The federal Environment Minister has nominated Queen Victoria Market to become part of the National Heritage List. Photo credit: Jonathan Lin/Flickr

Melbourne’s Queen Victoria Market, part of a proposed $250 million redevelopment led by the City of Melbourne, may be included on the National Heritage List, if nomination by Environment Minister Greg Hunt is accepted.

Mr Hunt visited the iconic Melbourne market on Friday to announce that he had asked the Australian Heritage Council to consider the landmark for the nation’s peak heritage register.

Lord Mayor of Melbourne Robert Doyle welcomed the announcement and said it was an exciting development for the QVM renewal project.

“If QVM qualifies, there is scope to then add it to the “tentative list” to be considered for UNESCO World Heritage listing,” he said.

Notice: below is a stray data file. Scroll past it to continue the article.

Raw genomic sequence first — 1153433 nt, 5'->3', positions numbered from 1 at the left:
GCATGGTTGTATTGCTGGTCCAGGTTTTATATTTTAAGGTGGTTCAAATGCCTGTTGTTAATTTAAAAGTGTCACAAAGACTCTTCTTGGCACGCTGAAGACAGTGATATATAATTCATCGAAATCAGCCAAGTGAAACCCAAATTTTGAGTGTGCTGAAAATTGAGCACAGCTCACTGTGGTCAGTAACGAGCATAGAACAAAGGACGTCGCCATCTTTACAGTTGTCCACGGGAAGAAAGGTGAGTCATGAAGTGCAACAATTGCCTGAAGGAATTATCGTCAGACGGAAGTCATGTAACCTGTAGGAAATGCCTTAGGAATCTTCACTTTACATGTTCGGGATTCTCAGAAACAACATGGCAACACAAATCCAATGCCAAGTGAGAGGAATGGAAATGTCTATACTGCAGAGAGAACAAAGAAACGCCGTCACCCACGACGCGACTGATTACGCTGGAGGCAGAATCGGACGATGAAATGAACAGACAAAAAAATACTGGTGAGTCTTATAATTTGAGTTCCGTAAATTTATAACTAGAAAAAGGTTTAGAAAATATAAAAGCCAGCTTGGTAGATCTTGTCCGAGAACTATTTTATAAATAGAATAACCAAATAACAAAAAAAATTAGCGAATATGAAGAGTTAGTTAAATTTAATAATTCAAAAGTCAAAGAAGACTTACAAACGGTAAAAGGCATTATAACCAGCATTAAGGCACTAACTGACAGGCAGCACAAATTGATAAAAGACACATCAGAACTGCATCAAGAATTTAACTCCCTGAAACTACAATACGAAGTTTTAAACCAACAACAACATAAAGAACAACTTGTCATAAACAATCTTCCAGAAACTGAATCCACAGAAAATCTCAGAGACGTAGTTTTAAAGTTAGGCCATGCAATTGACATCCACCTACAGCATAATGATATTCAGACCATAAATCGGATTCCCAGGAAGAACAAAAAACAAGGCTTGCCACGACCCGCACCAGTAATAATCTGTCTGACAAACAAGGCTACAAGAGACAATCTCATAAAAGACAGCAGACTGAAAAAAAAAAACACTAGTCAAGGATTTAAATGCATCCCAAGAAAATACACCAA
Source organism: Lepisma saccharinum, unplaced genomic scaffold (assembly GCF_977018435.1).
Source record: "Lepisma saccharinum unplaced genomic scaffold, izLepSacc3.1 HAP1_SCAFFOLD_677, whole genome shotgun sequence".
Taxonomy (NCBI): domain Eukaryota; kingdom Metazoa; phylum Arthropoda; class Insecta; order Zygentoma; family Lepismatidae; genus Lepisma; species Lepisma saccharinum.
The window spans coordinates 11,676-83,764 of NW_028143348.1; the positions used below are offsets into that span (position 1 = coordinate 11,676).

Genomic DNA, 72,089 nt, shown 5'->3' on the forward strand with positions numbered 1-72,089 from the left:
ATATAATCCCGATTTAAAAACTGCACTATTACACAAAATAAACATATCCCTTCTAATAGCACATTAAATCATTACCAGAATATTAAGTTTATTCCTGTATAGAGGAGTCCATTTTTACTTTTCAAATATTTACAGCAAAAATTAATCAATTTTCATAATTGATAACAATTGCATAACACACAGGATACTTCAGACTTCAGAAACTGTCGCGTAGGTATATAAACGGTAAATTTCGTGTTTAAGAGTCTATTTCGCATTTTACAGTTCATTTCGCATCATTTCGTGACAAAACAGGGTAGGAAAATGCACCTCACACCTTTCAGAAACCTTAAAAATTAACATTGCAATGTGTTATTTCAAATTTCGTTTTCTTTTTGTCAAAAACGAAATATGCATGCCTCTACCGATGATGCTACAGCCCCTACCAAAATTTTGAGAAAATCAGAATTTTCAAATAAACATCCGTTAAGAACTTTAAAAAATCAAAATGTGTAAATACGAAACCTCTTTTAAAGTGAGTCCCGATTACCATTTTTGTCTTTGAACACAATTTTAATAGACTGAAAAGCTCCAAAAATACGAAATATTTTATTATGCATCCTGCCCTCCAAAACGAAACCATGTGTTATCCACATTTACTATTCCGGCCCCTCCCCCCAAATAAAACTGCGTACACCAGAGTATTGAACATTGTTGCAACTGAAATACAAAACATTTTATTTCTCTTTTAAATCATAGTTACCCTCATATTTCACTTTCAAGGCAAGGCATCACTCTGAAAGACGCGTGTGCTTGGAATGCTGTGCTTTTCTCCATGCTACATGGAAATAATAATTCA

QVM has traded continually as a market since 1878 and predates Melbourne’s only current UNESCO World Heritage Site, the Royal Exhibition Building and Carlton Gardens.

“In the last 30 years alone, half the city has been rebuilt or redeveloped, but for 143 years QVM has been a constant in the story of our society and economy, a story which will continue well into the future,” the Lord Mayor said.

Before it became a market, the site was home to Melbourne’s first cemetery, a place where an estimated 8000 to 10,000 people were buried from 1837 to 1917.

The then Melbourne Town Council approved a small section of the site for a market in 1859.

“We’re planning an appropriate and respectful acknowledgement of the market’s history as our city’s first cemetery and as a site that is significant to Melbourne’s indigenous people, including the Wurundjeri,” Cr Doyle said.

Cr Doyle said heritage was central to the City of Melbourne’s plans for the QVM renewal project.